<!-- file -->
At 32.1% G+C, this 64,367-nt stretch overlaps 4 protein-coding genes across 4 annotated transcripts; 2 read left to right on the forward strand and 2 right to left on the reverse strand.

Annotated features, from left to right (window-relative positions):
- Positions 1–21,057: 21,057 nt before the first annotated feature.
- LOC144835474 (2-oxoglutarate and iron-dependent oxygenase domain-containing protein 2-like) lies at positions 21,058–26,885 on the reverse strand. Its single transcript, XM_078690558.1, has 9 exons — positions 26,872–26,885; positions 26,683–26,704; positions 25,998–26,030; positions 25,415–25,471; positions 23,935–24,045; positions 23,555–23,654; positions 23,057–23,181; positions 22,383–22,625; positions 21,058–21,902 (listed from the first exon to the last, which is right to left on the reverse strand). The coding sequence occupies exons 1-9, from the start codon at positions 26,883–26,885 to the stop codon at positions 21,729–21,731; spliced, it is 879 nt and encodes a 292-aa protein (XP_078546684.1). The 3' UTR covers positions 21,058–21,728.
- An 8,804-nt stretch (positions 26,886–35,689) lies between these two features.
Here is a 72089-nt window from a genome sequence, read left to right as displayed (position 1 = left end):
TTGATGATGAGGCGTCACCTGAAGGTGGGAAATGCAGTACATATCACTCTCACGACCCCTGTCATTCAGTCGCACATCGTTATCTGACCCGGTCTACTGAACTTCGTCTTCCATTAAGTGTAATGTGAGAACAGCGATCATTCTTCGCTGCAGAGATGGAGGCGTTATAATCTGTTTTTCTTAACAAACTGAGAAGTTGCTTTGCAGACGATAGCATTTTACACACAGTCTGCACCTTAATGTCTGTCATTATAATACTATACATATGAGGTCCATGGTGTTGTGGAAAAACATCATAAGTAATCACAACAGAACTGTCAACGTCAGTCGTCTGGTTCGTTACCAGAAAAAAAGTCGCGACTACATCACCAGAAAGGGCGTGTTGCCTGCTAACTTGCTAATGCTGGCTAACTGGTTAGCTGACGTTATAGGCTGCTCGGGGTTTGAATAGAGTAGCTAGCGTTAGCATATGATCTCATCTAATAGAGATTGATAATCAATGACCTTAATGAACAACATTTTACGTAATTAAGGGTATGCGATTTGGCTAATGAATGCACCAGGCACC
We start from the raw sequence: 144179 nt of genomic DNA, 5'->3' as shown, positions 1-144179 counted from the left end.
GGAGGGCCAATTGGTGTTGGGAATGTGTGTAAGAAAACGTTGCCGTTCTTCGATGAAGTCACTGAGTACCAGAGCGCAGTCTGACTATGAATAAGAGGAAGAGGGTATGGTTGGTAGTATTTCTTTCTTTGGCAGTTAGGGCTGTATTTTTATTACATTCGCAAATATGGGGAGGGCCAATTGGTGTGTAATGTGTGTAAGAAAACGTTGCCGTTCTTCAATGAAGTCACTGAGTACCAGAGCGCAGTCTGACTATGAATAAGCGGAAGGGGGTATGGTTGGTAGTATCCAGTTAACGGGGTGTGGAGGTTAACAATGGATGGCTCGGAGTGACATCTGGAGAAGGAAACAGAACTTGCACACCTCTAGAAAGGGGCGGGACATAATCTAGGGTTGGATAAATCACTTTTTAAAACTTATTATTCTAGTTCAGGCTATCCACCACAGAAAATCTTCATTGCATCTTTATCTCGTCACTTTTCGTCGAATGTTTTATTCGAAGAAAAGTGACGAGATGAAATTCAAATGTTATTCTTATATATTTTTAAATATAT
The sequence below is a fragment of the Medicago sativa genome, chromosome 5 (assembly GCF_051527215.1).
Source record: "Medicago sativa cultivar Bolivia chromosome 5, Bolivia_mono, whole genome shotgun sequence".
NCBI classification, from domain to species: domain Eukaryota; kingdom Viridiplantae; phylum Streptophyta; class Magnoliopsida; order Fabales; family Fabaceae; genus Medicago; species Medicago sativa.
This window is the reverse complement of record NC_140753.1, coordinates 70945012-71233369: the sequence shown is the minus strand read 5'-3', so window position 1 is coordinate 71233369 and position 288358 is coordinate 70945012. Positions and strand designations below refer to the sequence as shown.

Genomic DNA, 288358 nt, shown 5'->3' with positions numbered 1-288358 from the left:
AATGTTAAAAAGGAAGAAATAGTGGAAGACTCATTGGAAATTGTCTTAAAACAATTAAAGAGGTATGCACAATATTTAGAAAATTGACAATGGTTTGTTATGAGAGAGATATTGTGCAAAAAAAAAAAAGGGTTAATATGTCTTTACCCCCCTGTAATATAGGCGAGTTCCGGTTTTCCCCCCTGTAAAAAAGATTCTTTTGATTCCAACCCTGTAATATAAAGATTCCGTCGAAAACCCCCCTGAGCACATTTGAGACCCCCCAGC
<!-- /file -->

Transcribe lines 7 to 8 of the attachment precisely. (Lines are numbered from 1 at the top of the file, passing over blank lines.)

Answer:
TTGATGATGAGGCGTCACCTGAAGGTGGGAAATGCAGTACATATCACTCTCACGACCCCTGTCATTCAGTCGCACATCGTTATCTGACCCGGTCTACTGAACTTCGTCTTCCATTAAGTGTAATGTGAGAACAGCGATCATTCTTCGCTGCAGAGATGGAGGCGTTATAATCTGTTTTTCTTAACAAACTGAGAAGTTGCTTTGCAGACGATAGCATTTTACACACAGTCTGCACCTTAATGTCTGTCATTATAATACTATACATATGAGGTCCATGGTGTTGTGGAAAAACATCATAAGTAATCACAACAGAACTGTCAACGTCAGTCGTCTGGTTCGTTACCAGAAAAAAAGTCGCGACTACATCACCAGAAAGGGCGTGTTGCCTGCTAACTTGCTAATGCTGGCTAACTGGTTAGCTGACGTTATAGGCTGCTCGGGGTTTGAATAGAGTAGCTAGCGTTAGCATATGATCTCATCTAATAGAGATTGATAATCAATGACCTTAATGAACAACATTTTACGTAATTAAGGGTATGCGATTTGGCTAATGAATGCACCAGGCACC
We start from the raw sequence: 144179 nt of genomic DNA, 5'->3' as shown, positions 1-144179 counted from the left end.